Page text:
Sunlight in the Pouring Rain

Today as I walked back to my hostel after lunch in the pouring rain, shivering with just a little summer dress on, a young Cambodian girl no older than perhaps 12-years-old called out to me from her bicycle, “Hey sister!” I turned around to see her outstretched arm offering a purple poncho. I barely had time to thank her before she cycled off, asking for absolutely nothing in return.

The altruism exhibited by strangers that I’ve encountered while traveling is something that touches me deeply each and every time. And while I have had many of these beautiful encounters while traveling, the truth is we don’t have to venture thousands of miles away from home to appreciate the beauty in others. But, I will be the first to admit that this is not something that I truly realized until relatively recently.

Personally, I believe that we often do not see the kindness in strangers as often at home than as when we travel because when we travel we are wrapped up in a fantasy land. In this fantasy we view foreign land as a mysterious utopia. And although I am an advocate for budget travel and that it is possible to travel cheaply, I do also realize that travel is a privilege; one that I am lucky to have and one that I know not every paycheck can support.

However, appreciating the kindness in strangers is something that can be done from absolutely anywhere. It as simple as noticing a blue sky on a sunny day, except quite often it is not the blue sky that we notice, nor the sunny day. Unfortunately, it is often the bumper-to-bumper traffic causing us to be just a few minutes late or the barista spelling our name slightly wrong, that draws our attention. We tend to focus on the negatives, the what-could-go-wrongs, and the areas for improvement, instead of focusing on the greatness in the here and the now. I believe that is something that can be changed by lending our attention to the little things. Perhaps the selfless gesture from the Cambodian girl can serve as a reminder that no matter how messed up the world seems it is today, that there is still beauty out there; that people are inherently good; and that sometimes the simplest of gestures are the ones that truly mean the most.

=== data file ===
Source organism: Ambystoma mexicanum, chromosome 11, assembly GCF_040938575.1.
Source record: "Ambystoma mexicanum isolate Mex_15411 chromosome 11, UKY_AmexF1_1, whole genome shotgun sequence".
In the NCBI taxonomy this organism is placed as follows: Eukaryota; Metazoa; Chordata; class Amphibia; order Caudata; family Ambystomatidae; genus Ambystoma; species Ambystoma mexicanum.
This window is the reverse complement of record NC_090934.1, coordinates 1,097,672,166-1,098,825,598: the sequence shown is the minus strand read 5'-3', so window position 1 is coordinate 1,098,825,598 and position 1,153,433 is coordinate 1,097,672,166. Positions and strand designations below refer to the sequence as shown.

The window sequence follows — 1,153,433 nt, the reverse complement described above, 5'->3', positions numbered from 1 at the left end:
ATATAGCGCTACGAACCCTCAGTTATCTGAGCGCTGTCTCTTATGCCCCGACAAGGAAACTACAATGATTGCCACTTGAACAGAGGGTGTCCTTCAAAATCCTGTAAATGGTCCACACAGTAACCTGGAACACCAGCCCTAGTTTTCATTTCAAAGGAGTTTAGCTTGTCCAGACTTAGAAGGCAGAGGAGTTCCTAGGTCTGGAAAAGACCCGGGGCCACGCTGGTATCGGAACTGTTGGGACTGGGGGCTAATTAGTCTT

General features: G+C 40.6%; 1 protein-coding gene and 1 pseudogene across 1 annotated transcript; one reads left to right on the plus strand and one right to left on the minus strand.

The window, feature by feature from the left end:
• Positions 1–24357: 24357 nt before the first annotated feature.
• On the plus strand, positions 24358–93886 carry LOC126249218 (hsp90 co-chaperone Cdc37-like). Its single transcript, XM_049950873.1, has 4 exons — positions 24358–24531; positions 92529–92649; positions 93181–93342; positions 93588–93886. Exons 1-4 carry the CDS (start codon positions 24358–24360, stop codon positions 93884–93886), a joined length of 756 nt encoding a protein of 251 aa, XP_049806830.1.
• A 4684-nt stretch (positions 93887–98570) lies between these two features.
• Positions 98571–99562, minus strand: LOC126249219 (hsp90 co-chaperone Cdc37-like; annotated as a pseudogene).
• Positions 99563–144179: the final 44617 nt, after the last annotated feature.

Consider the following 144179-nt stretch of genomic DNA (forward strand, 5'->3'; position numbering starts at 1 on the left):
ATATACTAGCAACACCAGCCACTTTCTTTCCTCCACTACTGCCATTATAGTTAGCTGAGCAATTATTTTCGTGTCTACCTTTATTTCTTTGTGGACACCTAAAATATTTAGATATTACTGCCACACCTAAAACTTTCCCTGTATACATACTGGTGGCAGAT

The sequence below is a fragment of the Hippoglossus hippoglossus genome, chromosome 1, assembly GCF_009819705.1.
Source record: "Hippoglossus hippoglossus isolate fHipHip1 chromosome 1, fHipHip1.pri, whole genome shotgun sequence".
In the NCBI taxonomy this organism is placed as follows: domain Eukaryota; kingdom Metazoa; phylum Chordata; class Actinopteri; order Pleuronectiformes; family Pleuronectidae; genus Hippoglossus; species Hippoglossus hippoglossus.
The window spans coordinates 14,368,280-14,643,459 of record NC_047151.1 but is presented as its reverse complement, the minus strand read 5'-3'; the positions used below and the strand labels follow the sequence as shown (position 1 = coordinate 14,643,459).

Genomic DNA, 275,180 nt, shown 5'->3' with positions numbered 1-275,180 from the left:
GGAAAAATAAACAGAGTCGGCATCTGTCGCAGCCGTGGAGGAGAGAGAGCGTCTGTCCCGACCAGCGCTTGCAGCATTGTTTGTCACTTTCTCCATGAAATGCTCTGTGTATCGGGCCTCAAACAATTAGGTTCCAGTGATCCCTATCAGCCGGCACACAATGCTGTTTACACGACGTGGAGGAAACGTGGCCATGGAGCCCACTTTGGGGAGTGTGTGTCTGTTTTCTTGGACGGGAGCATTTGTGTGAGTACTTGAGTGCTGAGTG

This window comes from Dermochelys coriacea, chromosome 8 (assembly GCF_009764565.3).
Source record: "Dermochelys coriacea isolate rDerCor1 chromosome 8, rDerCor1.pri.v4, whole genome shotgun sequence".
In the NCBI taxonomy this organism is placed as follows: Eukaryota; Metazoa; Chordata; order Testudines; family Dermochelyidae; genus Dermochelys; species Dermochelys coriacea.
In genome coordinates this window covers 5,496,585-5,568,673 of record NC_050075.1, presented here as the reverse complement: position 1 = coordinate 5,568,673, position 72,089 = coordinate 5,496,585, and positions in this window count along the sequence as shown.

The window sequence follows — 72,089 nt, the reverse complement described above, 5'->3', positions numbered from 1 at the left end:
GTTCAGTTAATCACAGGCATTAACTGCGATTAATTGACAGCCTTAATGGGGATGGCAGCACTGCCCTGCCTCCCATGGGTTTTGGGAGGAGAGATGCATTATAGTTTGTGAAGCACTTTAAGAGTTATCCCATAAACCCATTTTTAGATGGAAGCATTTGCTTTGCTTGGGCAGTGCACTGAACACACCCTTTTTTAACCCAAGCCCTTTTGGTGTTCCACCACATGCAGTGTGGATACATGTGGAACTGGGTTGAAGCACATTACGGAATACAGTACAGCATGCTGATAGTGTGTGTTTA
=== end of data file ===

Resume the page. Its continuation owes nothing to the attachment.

The simple gestures, like a soft smile from a stranger at a coffee shop, a genuine how are you from a colleague at work, a break in the rain after a long storm, the supermarket finally restocking your favorite ice cream flavor, cuddles with your dog after a tough day, or your favorite song coming on the radio during rush hour traffic- those are the moments that mean the most; those are the moments that add richness to our lives.

I share these thoughts in honor of the month of May, Mental Health Awareness Month, because I believe that if we focus more on the beauty in the littlest of things, we would realize that there is so much to be grateful for and so much to smile about in each day. And I do not say this to downplay the pain that we can feel or the suffering that mental illness causes. I realize that there are and will always be hard days too; the days when all roads are relentless uphills and not even the stars at night appear to shine. It is okay to have those days; to feel pain, weakness, confusion, or perhaps to feel nothing at all. Mental health is not unidirectional, there are highs and lows and we must acknowledge the lowest valleys in order to climb the highest mountains. I think that Brian Jacques captures this idea quite eloquently in his quote about grief:

“Don’t be ashamed to weep; ’tis right to grieve. Tears are only water, and flowers, trees, and fruit cannot grow without water. But there must be sunlight also. A wounded heart will heal in time, and when it does, the memory and love of our lost ones is sealed inside to comfort us”

And although this quote is about grief, I believe the bolded portion holds true to mental health in general: we need the good and the bad to live. Often times, the sunlight that revives us comes from others. It can come from the simple gestures from kind strangers as well as the love and support from our family and friends. We can be that sunlight for others as well; for both our family and friends and for strangers. That girl today was my sunlight in the pouring rain and she didn’t even know it.

If you are in a position shaded from the sun, if you are hurting in any way, please reach out. No matter how dark the night seems, how desolate the path appears, or how lonely the room feels, I promise you that there are more people than you can count who want to be your sunlight.

Tears are not a symptom of vulnerability, fear is not something to be ashamed of, and asking for help when we need it is never a sign of weakness; in fact, in times of need it is the strongest thing that we can do.


My ears are always open if you need to talk:

USA National Suicide Prevention Hotline: 1-800-273-8255

List of Crisis Hotlines by Country:

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